Tuesday, November 14, 2017

Settling in

It’s now been a month and a week since I arrived in country. I spent a week in Gaborone with the other Fulbright scholars, and I’ve been bouncing around ever since. I am pleased to say that I’ve identified my assistant, a 28 year old woman with two kids who grew up in one of the cattleposts I’ll be working in, and who moved recently to the village I’m living in. Together with the Village Development Committee I was shown a two-room cement house, painted in bright blue and with tall, open ceilings. I accepted immediately, knowing that finding a rentable house is a challenge in a small village. My rent is a whopping 250 pula a month (25 USD) and as I agreed to rent, I noticed that an entire window pane was missing, covered instead with a flapping canvas sheet that a large human could easily fit through. I asked about fixing the window and was told that “there is no theft in Mokgacha”, and nodded my head in amazement that they were able to keep a gas bottle in a house where the front door doesn’t close. I insisted that I’d feel better with a window, and my landlady agreed that I should bring a pane from Shakawe, the nearest town across the river where you can buy things like windows, and that she would deduct the cost from my rent. Little did I know that the cost of the pane would be more than my monthly rent.

I have since spent a half a day making my house “liveable”, which included fitting a pane (which was a struggle because the pane isn’t straight) and making the front door closeable and lockable. I realized that the bright blue paint distracted me from shoddy village construction. Half of the windows are glued shut with putty and the bedroom door is rotting through. I inquired about a bathroom, and was told that I should just bathe in my house. When I further elaborated how I would go to the bathroom, my assistant just told me that there aren’t any in the village. I’ve since identified three latrines in the village, all on private compounds, but I decided that I would build a sand pit on the corner of my compound. After consulting with Wilamien, an incredible woman who works in development in Shakawe, I decided that the sand pit would be a good option, such that I would use the latrine and cover things up with sand, and by the time I leave, I could plant a tree in it’s place.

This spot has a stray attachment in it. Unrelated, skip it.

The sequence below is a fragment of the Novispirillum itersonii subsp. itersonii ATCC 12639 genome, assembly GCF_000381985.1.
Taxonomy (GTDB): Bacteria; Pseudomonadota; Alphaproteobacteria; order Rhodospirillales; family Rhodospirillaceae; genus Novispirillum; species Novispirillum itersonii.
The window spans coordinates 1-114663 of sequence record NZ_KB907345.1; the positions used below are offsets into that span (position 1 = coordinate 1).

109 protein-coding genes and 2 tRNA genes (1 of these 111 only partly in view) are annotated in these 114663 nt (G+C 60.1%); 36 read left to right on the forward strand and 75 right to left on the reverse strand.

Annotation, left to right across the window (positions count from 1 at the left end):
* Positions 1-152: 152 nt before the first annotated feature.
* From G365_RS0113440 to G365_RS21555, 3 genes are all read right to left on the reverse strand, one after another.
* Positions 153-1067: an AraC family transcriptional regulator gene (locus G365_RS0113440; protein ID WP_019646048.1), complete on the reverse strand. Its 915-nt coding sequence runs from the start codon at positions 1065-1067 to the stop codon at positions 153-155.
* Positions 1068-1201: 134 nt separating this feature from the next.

So, I hired some young men in the village to dig a hole about a meter deep. They brought over poles, cut from the trees nearby, and helped construct the frame of what I would later enclose with reeds. They discussed how to build me a seat, and I had to convince them that I would only take a squat position, so they laid some more logs across the ground, giving me a place to put my feet. The next day, my assistant, IP, and I bought reeds from my neighbor and tire threads from the local tuck shop and she taught me how to stitch the reeds together. First, you have to dig a narrow trench that helps hold the reeds in place on the bottom. Then, you grab a handful of tall reeds and attach them using a string of tire thread. I couldn’t start the stitch, but once IP got the stitch going, I took over and we worked side by side. The stitch involves wrapping the string around the reeds, under and up and over the cross branch, through the previous stitch, and secured with a fresh stitch on the new bundle of reeds. It took a few hours to finish the walls, but I was very happy to baptize my new latrine once it was completed.

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